San Diego is where I did so much of my growing up that I have no shortage of ideas. A fun day with my best friend consists of getting burritos at Lupe’s Mexican Eatery right across from my old high school. Their California burritos mark off all my important criteria: quality of tortilla, chunky guacamole, well seasoned carne asada, non-soggy fries, and great side salsas. Then I would take them to any of our beaches, maybe take a stroll through Belmont Park, take pictures, if there’s any creative events that day maybe we hit up Barrio Logan to check out any markets or gallery showings and snag a churro sundae dessert at Salud!

Who else deserves some credit and recognition?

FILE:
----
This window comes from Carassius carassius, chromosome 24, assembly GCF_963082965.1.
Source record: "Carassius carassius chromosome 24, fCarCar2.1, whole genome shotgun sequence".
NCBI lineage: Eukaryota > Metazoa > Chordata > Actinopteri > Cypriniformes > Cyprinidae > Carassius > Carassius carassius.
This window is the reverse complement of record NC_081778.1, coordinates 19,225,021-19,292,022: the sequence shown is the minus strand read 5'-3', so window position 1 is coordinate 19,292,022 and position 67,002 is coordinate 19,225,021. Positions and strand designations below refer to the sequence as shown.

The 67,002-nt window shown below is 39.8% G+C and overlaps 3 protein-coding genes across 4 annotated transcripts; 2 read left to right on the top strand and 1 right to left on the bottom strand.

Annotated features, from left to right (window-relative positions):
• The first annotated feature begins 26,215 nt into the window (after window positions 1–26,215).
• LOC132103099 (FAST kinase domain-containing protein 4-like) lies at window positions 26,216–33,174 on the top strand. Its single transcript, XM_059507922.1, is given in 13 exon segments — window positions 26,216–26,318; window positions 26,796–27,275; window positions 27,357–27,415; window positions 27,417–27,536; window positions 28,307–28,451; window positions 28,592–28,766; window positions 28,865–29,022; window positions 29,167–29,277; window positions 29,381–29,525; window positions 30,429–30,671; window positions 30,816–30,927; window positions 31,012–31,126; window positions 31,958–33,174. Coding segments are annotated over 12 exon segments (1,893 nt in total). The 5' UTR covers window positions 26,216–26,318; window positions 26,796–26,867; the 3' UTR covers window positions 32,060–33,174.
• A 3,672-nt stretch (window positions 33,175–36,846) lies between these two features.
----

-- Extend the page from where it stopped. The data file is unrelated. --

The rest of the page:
I was raised by a village, as the saying goes, and so I really could not take credit for who I am without acknowledging every person who nudged me along the way. I must mention my family, composed of blood relatives and also people who have treated me like an extension of themselves and have shared their wisdom and kindness with me. They were the ones that pushed me to believe in myself and reinforced great qualities about me. With that I began Picture Party, a San Diego based creative community. I honestly feel that Picture Party changed my life. There is so much it taught me from logistics, to money management, to event organizing, while truly lifting me from my pubescent insecure mentality to someone unafraid to act decisively and demand more of myself and those around me. I learned my love for art and education from Girls! Camera! Action! founded by Karla Duarte. I exercised my creativity in my niche high school of Kearny Digital Media and Design School, where all the teachers I had pushed me to go above and beyond and supported my creativity and passion. My older siblings made huge sacrifices to have me in the United States and to share with me anyone who could offer me love and inspiration. My best friends Ellie, Memo, Josh, Diego, and Ali all for being there since the very first day we met and supporting my wildest ideas no matter how unattainable they may have seemed. I would not be who I am without them and I would have never built Picture Party as we know it if it were not for each and every one of them.